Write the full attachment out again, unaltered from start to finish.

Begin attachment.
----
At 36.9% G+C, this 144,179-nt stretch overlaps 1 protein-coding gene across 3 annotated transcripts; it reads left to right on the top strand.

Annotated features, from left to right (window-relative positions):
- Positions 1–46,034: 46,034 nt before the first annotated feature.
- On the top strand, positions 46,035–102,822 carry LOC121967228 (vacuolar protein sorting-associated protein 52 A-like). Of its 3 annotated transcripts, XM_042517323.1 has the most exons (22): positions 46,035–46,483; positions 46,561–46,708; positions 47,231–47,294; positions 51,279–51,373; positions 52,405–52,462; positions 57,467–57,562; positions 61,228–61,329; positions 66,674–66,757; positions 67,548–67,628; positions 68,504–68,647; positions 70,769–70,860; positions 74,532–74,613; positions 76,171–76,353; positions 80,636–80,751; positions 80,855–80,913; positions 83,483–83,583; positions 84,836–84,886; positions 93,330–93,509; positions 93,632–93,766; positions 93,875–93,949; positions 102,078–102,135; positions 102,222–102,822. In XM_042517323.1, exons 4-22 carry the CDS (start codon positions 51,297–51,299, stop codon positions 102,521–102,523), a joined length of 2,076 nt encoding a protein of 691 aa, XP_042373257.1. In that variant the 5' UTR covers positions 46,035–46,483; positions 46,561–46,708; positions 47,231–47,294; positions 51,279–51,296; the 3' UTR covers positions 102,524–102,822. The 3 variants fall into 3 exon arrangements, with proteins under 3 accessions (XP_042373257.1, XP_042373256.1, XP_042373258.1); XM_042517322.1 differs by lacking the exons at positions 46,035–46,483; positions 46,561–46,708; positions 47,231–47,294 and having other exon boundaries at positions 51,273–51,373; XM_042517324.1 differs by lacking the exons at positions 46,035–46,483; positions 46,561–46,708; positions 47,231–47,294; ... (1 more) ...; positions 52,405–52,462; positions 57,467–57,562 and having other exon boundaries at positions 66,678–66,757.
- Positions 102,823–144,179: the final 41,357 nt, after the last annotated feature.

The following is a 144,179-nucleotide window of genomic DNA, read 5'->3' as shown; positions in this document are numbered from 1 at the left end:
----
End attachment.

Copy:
At 36.9% G+C, this 144,179-nt stretch overlaps 1 protein-coding gene across 3 annotated transcripts; it reads left to right on the top strand.

Annotated features, from left to right (window-relative positions):
- Positions 1–46,034: 46,034 nt before the first annotated feature.
- On the top strand, positions 46,035–102,822 carry LOC121967228 (vacuolar protein sorting-associated protein 52 A-like). Of its 3 annotated transcripts, XM_042517323.1 has the most exons (22): positions 46,035–46,483; positions 46,561–46,708; positions 47,231–47,294; positions 51,279–51,373; positions 52,405–52,462; positions 57,467–57,562; positions 61,228–61,329; positions 66,674–66,757; positions 67,548–67,628; positions 68,504–68,647; positions 70,769–70,860; positions 74,532–74,613; positions 76,171–76,353; positions 80,636–80,751; positions 80,855–80,913; positions 83,483–83,583; positions 84,836–84,886; positions 93,330–93,509; positions 93,632–93,766; positions 93,875–93,949; positions 102,078–102,135; positions 102,222–102,822. In XM_042517323.1, exons 4-22 carry the CDS (start codon positions 51,297–51,299, stop codon positions 102,521–102,523), a joined length of 2,076 nt encoding a protein of 691 aa, XP_042373257.1. In that variant the 5' UTR covers positions 46,035–46,483; positions 46,561–46,708; positions 47,231–47,294; positions 51,279–51,296; the 3' UTR covers positions 102,524–102,822. The 3 variants fall into 3 exon arrangements, with proteins under 3 accessions (XP_042373257.1, XP_042373256.1, XP_042373258.1); XM_042517322.1 differs by lacking the exons at positions 46,035–46,483; positions 46,561–46,708; positions 47,231–47,294 and having other exon boundaries at positions 51,273–51,373; XM_042517324.1 differs by lacking the exons at positions 46,035–46,483; positions 46,561–46,708; positions 47,231–47,294; ... (1 more) ...; positions 52,405–52,462; positions 57,467–57,562 and having other exon boundaries at positions 66,678–66,757.
- Positions 102,823–144,179: the final 41,357 nt, after the last annotated feature.

The following is a 144,179-nucleotide window of genomic DNA, read 5'->3' as shown; positions in this document are numbered from 1 at the left end: